"It’s about being remembered. Nobody cares if you win playing it safe." - Chris Camozzi
Camozzi – denied an opportunity at a six-figure UFC contract when a broken jaw forced his removal from Season 11 of The Ultimate Fighter – isn’t just determined to achieve mortal victory. By the time he steps back inside the Octagon June 22 at UFC on FX 4 in Atlantic City, N.J., against hometown middleweight Nick Catone, the object is not only doing everything to ensure victory, but to shock fans out of their seats with cries of, “Holy [smokes]!”
Maybe you forgot about Camozzi, 12-3 competing in shows near his native Lakewood, Colorado, before a national television audience saw him break Victor O’Donnell’s orbital bone to gain entry into the house -- at a heavy price. Perhaps you dismissed him after a tap out loss to Kyle Noke on February 27, 2011 led to his release. Maybe his nip-and-tuck defeat to Francis Carmont at UFC 137 in his return bout flew under your radar, but there is something deep in Camozzi’s spirit, which he let out on his fan community page a month or so before his trip to Atlantic City.
It was weeks earlier when the UFC announced its seven-year partnership with the FOX networks. And judging from what Camozzi wrote, you’d figure he was a whiz-kid marketing guru and not someone who attended Fort Lewis College for a year before dropping out. Someday, some way, Camozzi believes he can attract major companies and do commercials to certify mixed martial arts as a mainstream sport. A win over Catone is a small step for the fighter and a quantum leap for Chris Camozzi Inc., the making of a brand which leads MMA and the UFC to rarefied heights reserved for Major League Baseball or the National Football League.
“I think I am that guy,” Camozzi said with relaxed confidence. “I have to string a few wins together and make them notice me. The business side, I feel like I’m a good face for the sport. I’m honest and don’t try to make myself look better than I am. I have my faults. A lot of guys try to perceive themselves as perfect. I’m just an everyday guy I think other people can relate to. Once I put some wins together I think I would be one of those faces they would like to get behind.”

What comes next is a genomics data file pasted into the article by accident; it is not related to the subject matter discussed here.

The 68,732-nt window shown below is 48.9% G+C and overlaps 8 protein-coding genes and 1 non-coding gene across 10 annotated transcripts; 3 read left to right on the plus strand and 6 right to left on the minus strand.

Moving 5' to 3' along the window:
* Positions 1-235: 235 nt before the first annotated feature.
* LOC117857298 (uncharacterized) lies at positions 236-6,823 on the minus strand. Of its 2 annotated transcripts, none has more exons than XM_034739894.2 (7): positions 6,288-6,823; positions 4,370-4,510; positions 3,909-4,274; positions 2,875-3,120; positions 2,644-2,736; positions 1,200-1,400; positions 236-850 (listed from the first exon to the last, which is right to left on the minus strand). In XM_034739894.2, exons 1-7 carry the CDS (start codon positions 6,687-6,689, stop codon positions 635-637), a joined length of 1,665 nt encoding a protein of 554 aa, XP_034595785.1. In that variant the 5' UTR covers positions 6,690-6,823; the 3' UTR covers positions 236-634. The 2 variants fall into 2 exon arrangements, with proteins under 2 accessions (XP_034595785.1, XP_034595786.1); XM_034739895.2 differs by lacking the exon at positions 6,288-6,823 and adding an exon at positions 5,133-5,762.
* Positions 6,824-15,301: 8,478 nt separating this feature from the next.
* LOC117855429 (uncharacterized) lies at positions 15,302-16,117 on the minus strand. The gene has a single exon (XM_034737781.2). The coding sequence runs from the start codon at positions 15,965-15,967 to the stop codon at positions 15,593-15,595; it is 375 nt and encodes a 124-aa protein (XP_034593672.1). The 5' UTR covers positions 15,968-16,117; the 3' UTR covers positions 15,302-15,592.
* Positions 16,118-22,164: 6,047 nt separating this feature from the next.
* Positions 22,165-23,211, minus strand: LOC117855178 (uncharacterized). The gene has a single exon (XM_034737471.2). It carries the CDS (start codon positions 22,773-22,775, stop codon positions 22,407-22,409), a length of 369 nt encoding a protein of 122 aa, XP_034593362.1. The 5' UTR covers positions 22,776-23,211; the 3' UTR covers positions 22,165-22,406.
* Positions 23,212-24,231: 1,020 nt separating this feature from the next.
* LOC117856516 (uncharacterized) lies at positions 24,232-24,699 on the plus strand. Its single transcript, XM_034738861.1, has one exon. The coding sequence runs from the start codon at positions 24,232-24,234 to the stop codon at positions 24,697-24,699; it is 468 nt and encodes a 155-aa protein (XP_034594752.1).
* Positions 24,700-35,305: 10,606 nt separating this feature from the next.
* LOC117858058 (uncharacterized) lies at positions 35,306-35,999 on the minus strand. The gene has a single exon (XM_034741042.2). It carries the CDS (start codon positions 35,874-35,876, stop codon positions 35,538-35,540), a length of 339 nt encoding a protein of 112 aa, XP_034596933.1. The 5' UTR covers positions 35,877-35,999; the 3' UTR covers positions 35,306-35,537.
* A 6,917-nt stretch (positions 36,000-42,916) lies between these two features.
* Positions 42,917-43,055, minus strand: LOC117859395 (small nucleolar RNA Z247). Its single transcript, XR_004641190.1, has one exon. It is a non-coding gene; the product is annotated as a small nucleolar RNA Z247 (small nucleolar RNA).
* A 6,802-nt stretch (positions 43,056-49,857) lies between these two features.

Camozzi’s management company, Ingrained Media, has developed a strategy that refuses to settle for a fight every few months before disappearing from public view. It never ends with mere victory, not for Camozzi. He’s dogged in his pursuit to become must-see TV, when fans drop everything and plan their agenda around his next night of combat.
“It’s about being remembered,” Camozzi said. “Nobody cares if you win playing it safe. I think that relates more to my personality too. I said a long time ago the person I’d love to be would be Chris Lytle. Everybody knows no matter who he’s fighting he’s going to be great. That’s somebody I’d love to be like, one of those guys who if you turn on the TV it doesn’t matter if he’s fighting Joe Schmo, people are like, ‘Oh my God. You gotta watch this.’”